Dimlands House

Posted: July 31, 2013 in Historic Buildings

Dimland_Castle_c_1850 pic

Dimlands House, which is also known as Dimlands Castle and Dimlands Lodge, is situated on Dimlands Road, Llantwit Major, in the Vale of Glamorgan, having been built by Rev. Robert Nicholl Carne.
Rev. Robert Nicholl Carne (né Robert Nicholl) was a Welsh rector, landowner, and a magistrate and Deputy Lieutenant of Glamorgan. He began building Dimlands in 1799, upon land left him by his father, from whom he inherited 99 acres.
He was known to have also purchased surrounding properties, amongst which were Caer Wrgan (“Wrganstown”), the site of the ancient castle of Jestyn ap Gwrgant, lord of Glamorgan and the last ruler of the Welsh kingdom of Morgannwg.
Rev. Robert Nicholl Carne died at Dimlands in 1849, leaving the house to his son John.
It believed that John Nicholl Carne involved the architect Sir Matthew Digby Wyatt in the Dimlands’ 1850 renovation. Wyatt was husband to Mary Nicholl, the great niece of Rev Robert Nicholl Carne.
In 1875, due to his health deteriorating, Matthew Digby Wyatt retired to Dimlands Castle where he died two years later on 21 May 1877.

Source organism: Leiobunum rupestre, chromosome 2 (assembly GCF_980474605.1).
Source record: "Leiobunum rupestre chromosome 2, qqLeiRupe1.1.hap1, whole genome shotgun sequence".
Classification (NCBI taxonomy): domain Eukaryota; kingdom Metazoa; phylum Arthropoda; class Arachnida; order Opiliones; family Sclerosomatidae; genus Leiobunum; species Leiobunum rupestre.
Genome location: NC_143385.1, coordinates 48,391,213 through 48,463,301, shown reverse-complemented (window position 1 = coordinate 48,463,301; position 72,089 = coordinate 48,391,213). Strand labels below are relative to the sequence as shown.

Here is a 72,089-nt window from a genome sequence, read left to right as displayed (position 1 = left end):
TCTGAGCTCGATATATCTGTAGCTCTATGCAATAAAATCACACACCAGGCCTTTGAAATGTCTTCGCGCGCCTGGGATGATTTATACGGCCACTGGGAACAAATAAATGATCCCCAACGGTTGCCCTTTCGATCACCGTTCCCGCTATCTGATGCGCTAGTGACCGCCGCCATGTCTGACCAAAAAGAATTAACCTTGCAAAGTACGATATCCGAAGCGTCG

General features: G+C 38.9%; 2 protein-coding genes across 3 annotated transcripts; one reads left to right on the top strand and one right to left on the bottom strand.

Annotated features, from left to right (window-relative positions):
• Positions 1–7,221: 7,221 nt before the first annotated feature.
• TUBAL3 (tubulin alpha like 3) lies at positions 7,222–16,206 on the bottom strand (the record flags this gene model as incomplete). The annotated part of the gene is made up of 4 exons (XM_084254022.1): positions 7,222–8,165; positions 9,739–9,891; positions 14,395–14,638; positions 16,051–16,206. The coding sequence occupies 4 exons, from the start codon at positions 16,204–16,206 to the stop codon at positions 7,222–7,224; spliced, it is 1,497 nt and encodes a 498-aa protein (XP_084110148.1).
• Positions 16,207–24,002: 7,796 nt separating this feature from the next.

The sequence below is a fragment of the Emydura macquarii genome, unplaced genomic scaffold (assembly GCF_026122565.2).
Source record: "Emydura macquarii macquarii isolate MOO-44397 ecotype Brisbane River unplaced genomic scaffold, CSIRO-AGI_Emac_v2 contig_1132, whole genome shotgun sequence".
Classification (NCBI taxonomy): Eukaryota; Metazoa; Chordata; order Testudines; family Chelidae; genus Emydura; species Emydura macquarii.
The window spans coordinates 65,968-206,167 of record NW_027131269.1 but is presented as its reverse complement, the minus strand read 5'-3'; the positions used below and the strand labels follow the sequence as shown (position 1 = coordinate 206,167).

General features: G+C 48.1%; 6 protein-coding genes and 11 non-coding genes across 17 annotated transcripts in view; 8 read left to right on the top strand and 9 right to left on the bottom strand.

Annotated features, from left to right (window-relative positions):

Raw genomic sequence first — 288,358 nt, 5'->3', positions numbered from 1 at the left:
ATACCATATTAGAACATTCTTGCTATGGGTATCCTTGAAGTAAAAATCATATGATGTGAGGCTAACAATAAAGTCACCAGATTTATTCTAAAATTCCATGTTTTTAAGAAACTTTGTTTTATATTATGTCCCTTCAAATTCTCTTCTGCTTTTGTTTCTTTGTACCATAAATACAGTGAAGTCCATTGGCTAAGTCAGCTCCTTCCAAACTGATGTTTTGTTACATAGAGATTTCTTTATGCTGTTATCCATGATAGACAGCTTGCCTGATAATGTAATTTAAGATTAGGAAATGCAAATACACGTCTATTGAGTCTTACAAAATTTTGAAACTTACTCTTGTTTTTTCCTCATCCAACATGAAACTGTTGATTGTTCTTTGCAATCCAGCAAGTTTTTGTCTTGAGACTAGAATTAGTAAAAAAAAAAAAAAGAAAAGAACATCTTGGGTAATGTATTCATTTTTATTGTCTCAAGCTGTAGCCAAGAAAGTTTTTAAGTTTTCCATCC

Tudor Crawshay and his wife, Mary, were also resident at Dimlands, from 1900 to 1921. Tudor Crawshay became deputy Lieutenant of Glamorgan, J.P. and was vicar’s warden of the nearby St. Illtud’s Church. Their son Mervyn was killed in WW1 but their other son, Owen, married and lived in Tresillian House, adjoining Dimlands. He had one daughter Sylvia.
The interior of the building included a carved chimney in the dining room which was made of Caen stone; the old Carne motto of ‘My hope is in God’ was inscribed on its chief panel. Other features were Mintons tile flooring, the large Tudor style staircase, two sitting rooms, and the library, a newer addition.
The drawing room was described as remarkable for the peculiar shape of its chimney piece; with features similar to those found in some church arches. It was constructed of Caen stone, and had a label over it, ending in two supporters, with the monogram I:N:C. There were several large oil paintings of St. Donat’s Castle, Lanmihangle, Llantwit Major, and other residences connected with the family.
A later built library featured a large fireplace, which was fitted with a dog grate and decorated with white glazed bricks. There were two other sitting rooms, which contained some paintings, including one of Miss Elinor Carne (later Mrs. Thomas Markham) by Sir Thomas Lawrence, done at Bath when she was only fourteen, and the painter sixteen years of age.

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